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May 14, 1977 - Image 4

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Publication:
Michigan Daily, 1977-05-14

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Page Four

Srit: MICHIGAN DAILY

Saturday, May 14, 1977

PaeIou rt iHGA ALYStrdy!ay14 ..977

Vance sees arms .control compromises

TEHRAN, Iran . - Secre-
tary of State Cyrus Vance said
yesterday that the United States
and the Soviet Union might
negotiate a "synthesis of their
rival proposals at new strategic
arms control talks next week in
Geneva.
"Whether in fact this will
occur I can't predict at this
time," Vance told a news con-
ference.
"I THINK IT is pissible that
(ut of the discussion one might-
ind a bridge of differences be-
,r23l south state
Sat &Sun at 1 35-7-9
T H E
FARMER

tween them the U.S. and Soc-
Jet proposals and a form of syn-
thesis."
Vance, who was rebuffed by
Soviet leaders in March when
he presented President Carter's
arms control proposals is
scheduled to resume high - level
strategic Arms Limitations
Talks (SALT) next Wednesday
n' Geneva with Soviet Foreign
Minister Andrei Gromyko.
Ills statements were a clear
signal to the Soviets that the
United States is ready to com-
promise on SALT. Soon after
Vance's unsuccessful Moscow
mission, President Carter had
indicated that compromise was

possible.
THE U. S. secretary, ending
a week-long trip to Europe
nd Iran, met yesterday with
Shah M6hammad Reza Pahlavi
and other Iranian officials.
\,ance said afterward he and
the shah differed on a few spe-
cifics but generally were in
agreement on issues ranging
from arms sales, to energy, to
-.uman rights.
Ie said the shah accepted an
invitation to visit Carter in
Washington sometime later this
year.
Today, Vance is scheduled to
attend a meeting of the Central
Treaty Organization - made
up of Iran, Pakistan, Britain
and Turkey - and to talk pri-
;ately with ministers from
member nations. The United
States holds observer status in
the organization.
IN MARCH, Vance presented
two alternative proposals to So-

viet leaders for replacing the
1974 Vladivostok strategic arms
imitation agreement, which ex-
pires Oct. 3.
One proposal wouW have ra-
tified and continued the Vlad-
s'ostok ceilings on ballistic
missiles, strategic bombers and
multiple warheads. The other
would have lowered those ceil-
ings.
The two superpowers disagree
over whether and how two new-
ly developed weapons, the U.S.
cruise missile and the Soviet
Backfire bomber, would be con-
trolled under a new agreement.
"I HOPE WE'RE going to
find some-way to see if we can
move toward some common
ground," said a senior U. S. of-
ficial traveling with Vance.
"But I don't know if it's going
to be possible to do or not, quite
frankly. We have to see what
they have to say.
"It may be possible to cm-

hine the various proposals so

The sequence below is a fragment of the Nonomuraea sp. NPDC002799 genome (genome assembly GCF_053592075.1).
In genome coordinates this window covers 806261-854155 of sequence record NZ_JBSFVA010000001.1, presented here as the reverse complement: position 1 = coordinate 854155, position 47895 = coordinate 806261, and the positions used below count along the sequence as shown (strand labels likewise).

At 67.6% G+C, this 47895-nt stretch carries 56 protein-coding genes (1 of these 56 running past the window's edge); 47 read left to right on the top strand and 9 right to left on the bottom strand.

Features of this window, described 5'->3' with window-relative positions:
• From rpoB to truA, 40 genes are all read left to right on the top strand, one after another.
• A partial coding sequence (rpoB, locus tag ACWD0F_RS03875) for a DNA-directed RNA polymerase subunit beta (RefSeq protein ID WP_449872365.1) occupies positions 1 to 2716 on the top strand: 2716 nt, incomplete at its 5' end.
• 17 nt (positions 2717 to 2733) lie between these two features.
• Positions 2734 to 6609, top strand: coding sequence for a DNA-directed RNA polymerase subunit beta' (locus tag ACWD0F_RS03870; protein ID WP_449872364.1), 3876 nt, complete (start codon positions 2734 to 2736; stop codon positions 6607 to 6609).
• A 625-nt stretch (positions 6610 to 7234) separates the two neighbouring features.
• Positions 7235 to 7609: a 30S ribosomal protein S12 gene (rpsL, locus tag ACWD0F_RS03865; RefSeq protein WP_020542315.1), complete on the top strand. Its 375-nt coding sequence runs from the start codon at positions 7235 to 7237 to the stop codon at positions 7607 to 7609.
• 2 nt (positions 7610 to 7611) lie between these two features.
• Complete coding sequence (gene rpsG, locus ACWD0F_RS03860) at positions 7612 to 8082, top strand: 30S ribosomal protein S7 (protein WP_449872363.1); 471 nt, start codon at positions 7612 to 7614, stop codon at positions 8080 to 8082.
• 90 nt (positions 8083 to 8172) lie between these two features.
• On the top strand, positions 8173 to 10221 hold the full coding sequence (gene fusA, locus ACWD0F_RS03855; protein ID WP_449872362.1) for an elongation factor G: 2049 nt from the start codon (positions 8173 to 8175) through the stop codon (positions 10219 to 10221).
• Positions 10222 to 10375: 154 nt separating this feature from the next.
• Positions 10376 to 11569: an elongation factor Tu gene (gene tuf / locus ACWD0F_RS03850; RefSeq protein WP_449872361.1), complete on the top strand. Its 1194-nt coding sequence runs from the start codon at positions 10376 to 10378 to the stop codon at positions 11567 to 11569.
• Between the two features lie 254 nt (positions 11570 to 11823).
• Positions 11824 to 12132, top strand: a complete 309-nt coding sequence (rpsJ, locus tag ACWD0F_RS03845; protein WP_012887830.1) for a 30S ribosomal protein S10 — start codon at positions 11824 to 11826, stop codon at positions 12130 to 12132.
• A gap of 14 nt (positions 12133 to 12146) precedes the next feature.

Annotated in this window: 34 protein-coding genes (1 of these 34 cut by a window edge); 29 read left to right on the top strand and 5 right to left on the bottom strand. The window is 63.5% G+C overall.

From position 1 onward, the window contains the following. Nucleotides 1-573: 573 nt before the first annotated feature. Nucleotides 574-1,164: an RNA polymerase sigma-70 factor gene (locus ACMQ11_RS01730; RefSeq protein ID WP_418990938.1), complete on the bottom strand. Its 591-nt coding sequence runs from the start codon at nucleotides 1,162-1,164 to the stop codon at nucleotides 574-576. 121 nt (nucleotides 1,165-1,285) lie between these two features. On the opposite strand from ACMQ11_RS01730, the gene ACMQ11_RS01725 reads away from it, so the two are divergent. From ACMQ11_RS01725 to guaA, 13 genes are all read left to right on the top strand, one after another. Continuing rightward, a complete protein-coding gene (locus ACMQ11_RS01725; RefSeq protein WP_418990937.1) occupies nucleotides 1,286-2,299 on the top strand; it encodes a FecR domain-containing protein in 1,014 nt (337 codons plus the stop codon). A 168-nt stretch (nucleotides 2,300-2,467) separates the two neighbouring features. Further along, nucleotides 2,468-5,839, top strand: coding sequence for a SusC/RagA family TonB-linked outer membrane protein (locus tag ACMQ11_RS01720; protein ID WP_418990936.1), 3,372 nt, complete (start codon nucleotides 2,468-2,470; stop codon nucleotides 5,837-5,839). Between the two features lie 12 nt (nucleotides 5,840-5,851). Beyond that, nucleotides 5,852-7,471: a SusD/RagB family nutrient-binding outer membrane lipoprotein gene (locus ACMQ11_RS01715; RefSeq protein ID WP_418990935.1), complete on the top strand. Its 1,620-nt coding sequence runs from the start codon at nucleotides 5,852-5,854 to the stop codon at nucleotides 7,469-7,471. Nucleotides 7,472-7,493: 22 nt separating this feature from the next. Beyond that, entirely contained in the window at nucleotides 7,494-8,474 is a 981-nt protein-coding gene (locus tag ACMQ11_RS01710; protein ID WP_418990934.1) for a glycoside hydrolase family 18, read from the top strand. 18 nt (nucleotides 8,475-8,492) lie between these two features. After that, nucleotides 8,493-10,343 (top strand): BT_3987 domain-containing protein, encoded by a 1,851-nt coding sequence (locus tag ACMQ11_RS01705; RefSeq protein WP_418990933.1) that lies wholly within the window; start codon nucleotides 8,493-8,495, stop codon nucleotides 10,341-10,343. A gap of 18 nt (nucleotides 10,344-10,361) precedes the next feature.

that you have elements of
Vladivostok and yet at the same
Vime reach agreement as to
what Will be involved in follow-
on negotiations, which would
take you very much into our
comprehensive second propos-
al," said the official, who asked
not to be identified.
He also said he doubted that
what he called the "blending"
process could be accomplish-
ed within just a few days.
OEC
nixes five
per cen t
price hike
NICOSTA, Cyprus (P) - The
majority of members of the Or-
ganization -of Petroleum Export-
ing Countries (OPEC) have
abandoned a five per cent oil
price increase scheduled to go
into effect July 1, the Middle
East Economic Survey (ME-
ES) said yesterday.
The news weekly quoted OP-
EC sources as saying the de-
cision will be formally an-
nounced May 20.
ELEVEN OPEC members
decided at Doha, Qatar, last
December to raise their prices
ien per cent Jan. 1 and a fur-
ther five per cent July 1.
Decision to forego the sec-
ond stage would mean the mar-
ket price for their crude will
remain at $12.70 per barrel in-
stead of rising to $13.30 per bar-
rel.
Each dollar increase in the
crude oil price is estimated to
boost gasoline prices by about
2 and a half cents per gallon.
AT QATAR, Saudi Arabia,
the world's largest exporter,
and the United Arab Emirates
refused to go along with the
OPEC majority in December
and opted for a five per cent
increase for the whole year.
The 11 high-price advocates
apparently abandoned their sec-
ond increase in the face of
mounting Saudi oil. production
to meet demand for its cheaper
crude and expected seasonal
softening of the oil market.
Three members of the 11,
Venezuela, Kuwait and Qatar,
first resolved not to go along
with the second increase, ME-
RS said.
Yesterday's report came as
the Abqaiq oil field in Saudi
Arabia, sotrce of about ten
per cent of Saudi production,
was shut down because of a
fire. Sources said the impace
on Saudi oil exports could not
be ascertained until the fire,
reported under control, died
down.
Venezuelan President Carlos
Perez, during a recent Middle
East tour, tried to arrange a
comoromise by which the 11
would abandon their second five
per cent increase and Saudi
Arabia would boost its prices
to the ten per cent level to
achieve a single crude oil price.
Saudi Arabia refused, insist-
ing the 11 come down from the
one per cent level, MEES said.
"Though t h e majority's
abandonment of the extra S per
cent is without preconditions
and the Saudis remain uncom-
misted on the price issue, nev-
ertheless Saudi Arabia is under-
stood to regard the gesture by
the it as a positive step which
cduld help resolve the price
split and restore the unity of
OPEC,'A MIEES said.

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